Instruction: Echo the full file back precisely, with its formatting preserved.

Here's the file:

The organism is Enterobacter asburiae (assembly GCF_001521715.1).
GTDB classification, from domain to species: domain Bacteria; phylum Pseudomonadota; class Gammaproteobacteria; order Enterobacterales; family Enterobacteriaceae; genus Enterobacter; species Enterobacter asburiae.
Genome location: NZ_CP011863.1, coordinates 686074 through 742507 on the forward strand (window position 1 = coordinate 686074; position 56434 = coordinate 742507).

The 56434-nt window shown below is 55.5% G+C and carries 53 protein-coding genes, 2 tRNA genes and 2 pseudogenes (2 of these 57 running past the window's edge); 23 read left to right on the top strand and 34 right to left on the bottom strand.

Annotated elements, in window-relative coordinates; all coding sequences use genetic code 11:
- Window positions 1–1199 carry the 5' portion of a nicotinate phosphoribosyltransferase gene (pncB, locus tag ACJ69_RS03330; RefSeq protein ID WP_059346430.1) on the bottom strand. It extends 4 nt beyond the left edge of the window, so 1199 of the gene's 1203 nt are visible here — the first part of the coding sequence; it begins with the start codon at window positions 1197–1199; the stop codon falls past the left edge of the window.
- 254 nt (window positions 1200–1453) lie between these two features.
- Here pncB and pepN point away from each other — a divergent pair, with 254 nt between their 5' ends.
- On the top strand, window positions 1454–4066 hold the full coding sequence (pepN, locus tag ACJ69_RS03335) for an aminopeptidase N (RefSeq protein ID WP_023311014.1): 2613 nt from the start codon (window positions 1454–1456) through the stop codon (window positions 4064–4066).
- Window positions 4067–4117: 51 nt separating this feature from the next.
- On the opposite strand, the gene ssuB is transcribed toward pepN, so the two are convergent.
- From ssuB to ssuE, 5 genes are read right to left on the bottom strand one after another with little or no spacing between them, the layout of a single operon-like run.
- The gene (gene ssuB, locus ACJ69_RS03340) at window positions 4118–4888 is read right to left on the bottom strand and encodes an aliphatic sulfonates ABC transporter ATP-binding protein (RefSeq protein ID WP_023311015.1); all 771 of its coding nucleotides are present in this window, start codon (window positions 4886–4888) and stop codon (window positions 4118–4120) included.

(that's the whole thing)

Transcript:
The organism is Enterobacter asburiae (assembly GCF_001521715.1).
GTDB classification, from domain to species: domain Bacteria; phylum Pseudomonadota; class Gammaproteobacteria; order Enterobacterales; family Enterobacteriaceae; genus Enterobacter; species Enterobacter asburiae.
Genome location: NZ_CP011863.1, coordinates 686074 through 742507 on the forward strand (window position 1 = coordinate 686074; position 56434 = coordinate 742507).

The 56434-nt window shown below is 55.5% G+C and carries 53 protein-coding genes, 2 tRNA genes and 2 pseudogenes (2 of these 57 running past the window's edge); 23 read left to right on the top strand and 34 right to left on the bottom strand.

Annotated elements, in window-relative coordinates; all coding sequences use genetic code 11:
- Window positions 1–1199 carry the 5' portion of a nicotinate phosphoribosyltransferase gene (pncB, locus tag ACJ69_RS03330; RefSeq protein ID WP_059346430.1) on the bottom strand. It extends 4 nt beyond the left edge of the window, so 1199 of the gene's 1203 nt are visible here — the first part of the coding sequence; it begins with the start codon at window positions 1197–1199; the stop codon falls past the left edge of the window.
- 254 nt (window positions 1200–1453) lie between these two features.
- Here pncB and pepN point away from each other — a divergent pair, with 254 nt between their 5' ends.
- On the top strand, window positions 1454–4066 hold the full coding sequence (pepN, locus tag ACJ69_RS03335) for an aminopeptidase N (RefSeq protein ID WP_023311014.1): 2613 nt from the start codon (window positions 1454–1456) through the stop codon (window positions 4064–4066).
- Window positions 4067–4117: 51 nt separating this feature from the next.
- On the opposite strand, the gene ssuB is transcribed toward pepN, so the two are convergent.
- From ssuB to ssuE, 5 genes are read right to left on the bottom strand one after another with little or no spacing between them, the layout of a single operon-like run.
- The gene (gene ssuB, locus ACJ69_RS03340) at window positions 4118–4888 is read right to left on the bottom strand and encodes an aliphatic sulfonates ABC transporter ATP-binding protein (RefSeq protein ID WP_023311015.1); all 771 of its coding nucleotides are present in this window, start codon (window positions 4886–4888) and stop codon (window positions 4118–4120) included.